Lucy-Garland

Currently on a UK tour, The Isle of Brimsker has captured the imaginations of many. A tale of a lone lighthouse keeper joined one day by a mysterious runaway, Frozen Light’s mission to create accessible work rings true. Having met in 2006 whilst studying the Applied Performance Masters course at the University of Kent, both Lucy Garland and Amber Onat Gregory created their very own form of multi-sensory theatre for audiences with profound and multiple learning difficulties (PMLD) and this would become the blueprint for their theatre practice today. Mid-tour, Lucy talked to us about how her time as a support worker has shaped her practice, creating the The Isle of Brimsker specifically for audiences with PMLD and what audiences can expect from the show.

Hi Lucy, Frozen Light’s The Isle of Brimsker is currently on tour. What have responses been towards the show so far?

Responses overall have been great.  This is a long tour taking in 36 venues on this leg, 15 venues in Autumn 2018 and a further 3 during the premiere tour in May /June 2018. We perform to audiences of 6 people with profound and multiple learning disabilities and their companions, and during this tour we have seen a huge range of reactions to our work.  Our audience keep us on our toes and demand the very best from us.

The Isle of Brimsker explores ‘friendship, isolation and how we react to change’. What was it about these themes that inspired Frozen Light to explore them?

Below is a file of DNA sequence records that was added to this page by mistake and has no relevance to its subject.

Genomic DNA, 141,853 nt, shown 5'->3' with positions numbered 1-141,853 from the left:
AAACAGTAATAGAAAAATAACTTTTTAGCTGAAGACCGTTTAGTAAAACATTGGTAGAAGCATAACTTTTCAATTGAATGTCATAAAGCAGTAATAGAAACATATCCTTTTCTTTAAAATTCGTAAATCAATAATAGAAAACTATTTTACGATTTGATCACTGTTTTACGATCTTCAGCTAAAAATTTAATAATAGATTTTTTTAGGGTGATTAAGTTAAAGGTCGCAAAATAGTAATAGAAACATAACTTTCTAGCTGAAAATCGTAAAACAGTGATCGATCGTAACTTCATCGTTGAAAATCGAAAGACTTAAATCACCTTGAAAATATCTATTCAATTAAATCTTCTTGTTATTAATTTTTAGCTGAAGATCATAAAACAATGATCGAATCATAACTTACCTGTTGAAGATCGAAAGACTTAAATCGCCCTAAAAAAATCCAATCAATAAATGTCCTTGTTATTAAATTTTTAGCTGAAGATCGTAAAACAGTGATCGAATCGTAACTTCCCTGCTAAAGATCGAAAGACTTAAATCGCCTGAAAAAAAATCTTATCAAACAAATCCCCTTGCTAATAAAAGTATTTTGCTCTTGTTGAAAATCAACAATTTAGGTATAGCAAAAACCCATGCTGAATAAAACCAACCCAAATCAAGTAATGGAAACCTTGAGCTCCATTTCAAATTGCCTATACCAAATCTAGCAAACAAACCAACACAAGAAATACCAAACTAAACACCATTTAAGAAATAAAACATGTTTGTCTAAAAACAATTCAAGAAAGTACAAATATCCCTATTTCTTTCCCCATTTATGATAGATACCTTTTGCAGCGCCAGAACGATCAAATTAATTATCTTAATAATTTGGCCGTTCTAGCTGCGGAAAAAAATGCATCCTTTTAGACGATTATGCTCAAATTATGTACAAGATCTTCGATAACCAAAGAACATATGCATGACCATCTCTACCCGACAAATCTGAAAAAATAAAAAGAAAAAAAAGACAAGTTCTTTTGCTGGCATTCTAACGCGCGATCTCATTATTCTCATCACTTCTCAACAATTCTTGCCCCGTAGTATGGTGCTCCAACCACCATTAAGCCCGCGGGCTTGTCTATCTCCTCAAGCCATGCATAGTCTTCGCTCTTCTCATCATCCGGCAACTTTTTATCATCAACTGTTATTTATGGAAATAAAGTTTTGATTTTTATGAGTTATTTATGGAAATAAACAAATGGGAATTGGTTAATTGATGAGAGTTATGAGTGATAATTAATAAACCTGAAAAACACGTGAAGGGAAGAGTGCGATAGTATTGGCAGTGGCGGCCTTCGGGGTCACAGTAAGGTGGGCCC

As a company we are committed to making work for adults with profound and multiple learning disabilities. Having worked as a support worker for adults with learning disabilities for many years, I saw first-hand the decreasing opportunities to access to appropriate cultural activities the older a person gets. We wanted to meet this demand and create age appropriate contemporary theatre for audiences who are often excluded from accessing theatre in mainstream theatre venues.

The pivotal theme in this show was change.  Our audience are frequently young adults and they are often having to transition from education (a school they are likely to have been in since they were 4 years old) to adult services which are often much more poorly funded and less consistent than educational establishments.  Also, in the current climate our older adult audiences are more increasingly being moved from their homes/usual care provision due to cost saving exercises. We are always really interested in our productions following an emotional narrative and wanted to explore the theme of transition in a safe space and an accessible way relevant to the needs of our audience.

The show is multi-sensory, having specifically been created for audiences with profound and multiple learning disabilities (PMLD). How has the show been made accessible for these audiences?

Interestingly it is the multi-sensory that makes the show accessible for our audience.  People with profound and multiple learning disabilities access the world on a sensory level so for theatre to be meaningful to them it needs to take place in a sensory world. The multi-sensory is our main access tool for reaching our audience.  Each part of our story is underpinned with a sensory moment and these sensory moments are explored on a one to one level between performer and audience.  In The Isle of Brimsker these range from vibrating ropes, water dancing in a rockpool to grated ice and water sprayers during the storm.

The one to one interaction forms a conversation between the performer and our often, non-verbal audience member. As performers we listen (with all our senses) to what the person with PMLD needs from us in that moment, that may be touching a stone with their hand or holding it on their face or smelling it.  We are led by them and what they need from us to access the show in a way appropriate to their needs.